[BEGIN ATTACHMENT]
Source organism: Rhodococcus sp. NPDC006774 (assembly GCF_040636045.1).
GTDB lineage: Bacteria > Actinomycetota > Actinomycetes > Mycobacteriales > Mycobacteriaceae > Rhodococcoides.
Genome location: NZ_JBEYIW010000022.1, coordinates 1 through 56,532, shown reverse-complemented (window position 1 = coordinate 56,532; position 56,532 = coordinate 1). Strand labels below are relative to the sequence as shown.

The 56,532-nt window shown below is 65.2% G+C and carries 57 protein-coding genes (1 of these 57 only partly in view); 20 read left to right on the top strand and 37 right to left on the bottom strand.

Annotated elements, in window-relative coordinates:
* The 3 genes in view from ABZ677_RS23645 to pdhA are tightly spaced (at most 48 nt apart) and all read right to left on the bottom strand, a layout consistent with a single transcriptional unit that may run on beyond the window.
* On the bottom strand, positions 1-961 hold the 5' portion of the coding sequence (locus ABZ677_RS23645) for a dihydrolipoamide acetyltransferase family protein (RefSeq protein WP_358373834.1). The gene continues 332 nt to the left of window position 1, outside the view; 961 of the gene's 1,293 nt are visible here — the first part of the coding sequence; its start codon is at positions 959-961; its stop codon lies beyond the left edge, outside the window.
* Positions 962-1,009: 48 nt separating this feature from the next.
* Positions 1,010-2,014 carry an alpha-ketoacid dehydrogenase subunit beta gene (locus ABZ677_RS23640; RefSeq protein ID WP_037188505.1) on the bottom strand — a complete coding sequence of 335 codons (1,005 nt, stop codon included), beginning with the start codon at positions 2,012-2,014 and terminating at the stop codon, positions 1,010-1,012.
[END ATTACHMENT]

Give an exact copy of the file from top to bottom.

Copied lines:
Source organism: Rhodococcus sp. NPDC006774 (assembly GCF_040636045.1).
GTDB lineage: Bacteria > Actinomycetota > Actinomycetes > Mycobacteriales > Mycobacteriaceae > Rhodococcoides.
Genome location: NZ_JBEYIW010000022.1, coordinates 1 through 56,532, shown reverse-complemented (window position 1 = coordinate 56,532; position 56,532 = coordinate 1). Strand labels below are relative to the sequence as shown.

The 56,532-nt window shown below is 65.2% G+C and carries 57 protein-coding genes (1 of these 57 only partly in view); 20 read left to right on the top strand and 37 right to left on the bottom strand.

Annotated elements, in window-relative coordinates:
* The 3 genes in view from ABZ677_RS23645 to pdhA are tightly spaced (at most 48 nt apart) and all read right to left on the bottom strand, a layout consistent with a single transcriptional unit that may run on beyond the window.
* On the bottom strand, positions 1-961 hold the 5' portion of the coding sequence (locus ABZ677_RS23645) for a dihydrolipoamide acetyltransferase family protein (RefSeq protein WP_358373834.1). The gene continues 332 nt to the left of window position 1, outside the view; 961 of the gene's 1,293 nt are visible here — the first part of the coding sequence; its start codon is at positions 959-961; its stop codon lies beyond the left edge, outside the window.
* Positions 962-1,009: 48 nt separating this feature from the next.
* Positions 1,010-2,014 carry an alpha-ketoacid dehydrogenase subunit beta gene (locus ABZ677_RS23640; RefSeq protein ID WP_037188505.1) on the bottom strand — a complete coding sequence of 335 codons (1,005 nt, stop codon included), beginning with the start codon at positions 2,012-2,014 and terminating at the stop codon, positions 1,010-1,012.